“There are just no breaks from 8am when you get here to when you leave at 7pm or later, it is just relentless all day every day.” 

As the pressures and workloads increase, more and more GPs are experiencing burnout and sickness, and record numbers are leaving their GP roles or giving up medicine completely, “The job has always been full on, but it’s never been like this, it’s not sustainable”, said Dr Sankey.

Dr Sankey, who has more than 30 years’ experience in General Practice, also revealed that many patient requests involve minor illness and self-limiting conditions such as new onset vomiting, coughs and colds, temperatures, and flu-like symptoms, that could be dealt with elsewhere such as online advice or via a pharmacy.


The Dr added there has also been a stark rise in patients with mental health conditions in recent years.

Dr Sankey said: “Perhaps there needs to be more focus on prevention and education on self-care so patients have more awareness of how to manage minor illness and when they need to seek further advise contact their surgery.

“Primary care is lacking in funding and staff, which in turn means that the demand and work overflow onto the ambulance service, A+E and elsewhere in the system and patients can’t always access the advice and support they require.”

On the other end of the spectrum is GP registrar Alex Hook, who in is third and final year of training works part-time at the surgery.

With a lack of staff, junior doctors across the country are having to take on more workload to help relieve pressures in primary and secondary care, which can sometimes worry Dr Hook.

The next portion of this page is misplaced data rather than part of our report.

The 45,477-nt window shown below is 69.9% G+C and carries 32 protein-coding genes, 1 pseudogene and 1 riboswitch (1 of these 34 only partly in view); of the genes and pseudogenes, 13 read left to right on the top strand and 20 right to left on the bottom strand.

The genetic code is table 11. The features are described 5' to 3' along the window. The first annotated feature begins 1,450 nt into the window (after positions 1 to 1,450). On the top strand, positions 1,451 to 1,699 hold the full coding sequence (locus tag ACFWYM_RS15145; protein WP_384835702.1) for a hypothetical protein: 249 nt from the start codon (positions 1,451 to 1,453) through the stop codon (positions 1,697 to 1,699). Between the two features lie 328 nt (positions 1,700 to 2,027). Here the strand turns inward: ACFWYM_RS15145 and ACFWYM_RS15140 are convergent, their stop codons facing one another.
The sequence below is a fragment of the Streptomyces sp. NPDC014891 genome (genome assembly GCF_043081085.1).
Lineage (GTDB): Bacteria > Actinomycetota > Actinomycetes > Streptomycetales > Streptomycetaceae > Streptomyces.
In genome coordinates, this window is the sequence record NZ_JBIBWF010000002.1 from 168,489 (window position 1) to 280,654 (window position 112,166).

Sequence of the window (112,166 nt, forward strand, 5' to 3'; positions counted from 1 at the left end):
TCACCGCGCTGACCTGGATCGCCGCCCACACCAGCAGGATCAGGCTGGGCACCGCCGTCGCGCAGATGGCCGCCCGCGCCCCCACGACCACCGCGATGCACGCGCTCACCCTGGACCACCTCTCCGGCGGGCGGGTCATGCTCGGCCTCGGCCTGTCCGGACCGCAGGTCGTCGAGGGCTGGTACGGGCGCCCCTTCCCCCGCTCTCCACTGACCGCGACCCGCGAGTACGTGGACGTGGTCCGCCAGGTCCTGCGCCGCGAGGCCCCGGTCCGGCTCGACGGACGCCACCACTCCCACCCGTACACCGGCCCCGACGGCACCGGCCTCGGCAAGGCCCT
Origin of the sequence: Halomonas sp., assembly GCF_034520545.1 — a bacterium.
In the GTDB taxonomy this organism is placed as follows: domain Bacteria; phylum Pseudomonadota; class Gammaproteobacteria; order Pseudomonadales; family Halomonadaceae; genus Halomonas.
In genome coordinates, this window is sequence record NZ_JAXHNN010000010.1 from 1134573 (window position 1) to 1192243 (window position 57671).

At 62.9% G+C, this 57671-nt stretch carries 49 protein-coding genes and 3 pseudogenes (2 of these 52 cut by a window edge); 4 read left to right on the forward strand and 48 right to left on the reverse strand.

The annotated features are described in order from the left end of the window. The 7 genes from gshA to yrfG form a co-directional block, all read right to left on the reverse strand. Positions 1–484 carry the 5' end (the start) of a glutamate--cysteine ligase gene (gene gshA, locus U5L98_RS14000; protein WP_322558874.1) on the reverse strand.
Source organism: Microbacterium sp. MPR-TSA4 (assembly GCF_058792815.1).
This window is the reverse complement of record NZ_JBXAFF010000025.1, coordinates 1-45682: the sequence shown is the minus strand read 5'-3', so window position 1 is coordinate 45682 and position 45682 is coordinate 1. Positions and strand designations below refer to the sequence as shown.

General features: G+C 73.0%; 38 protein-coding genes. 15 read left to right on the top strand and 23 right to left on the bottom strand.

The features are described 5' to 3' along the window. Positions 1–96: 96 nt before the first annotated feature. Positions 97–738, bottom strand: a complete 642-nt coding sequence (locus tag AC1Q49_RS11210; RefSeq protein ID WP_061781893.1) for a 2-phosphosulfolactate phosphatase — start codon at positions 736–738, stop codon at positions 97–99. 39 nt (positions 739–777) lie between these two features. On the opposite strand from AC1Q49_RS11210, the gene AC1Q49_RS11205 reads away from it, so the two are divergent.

He said: “It does have its good parts, being in a good team and I do see myself doing it long term.

“I’m getting my fair share as a GP Registrar, which is okay but while in training is that the best way to do it.

“More and more people are needing things, you have people waiting years for services such as hip or knee replacements, so for me it’s about trying to manage expectations of patients getting those surgeries done.

“You then have the winter pressures, which results in the normal demand in clinic plus an additional four chest infections a day.

“We try and use other services to get more people seen, as there are other methods that can best help people.”

Despite the pressures, demands and lack of staff, it appears clear that GP practices are doing all they can to provide the best service to patients across Wrexham.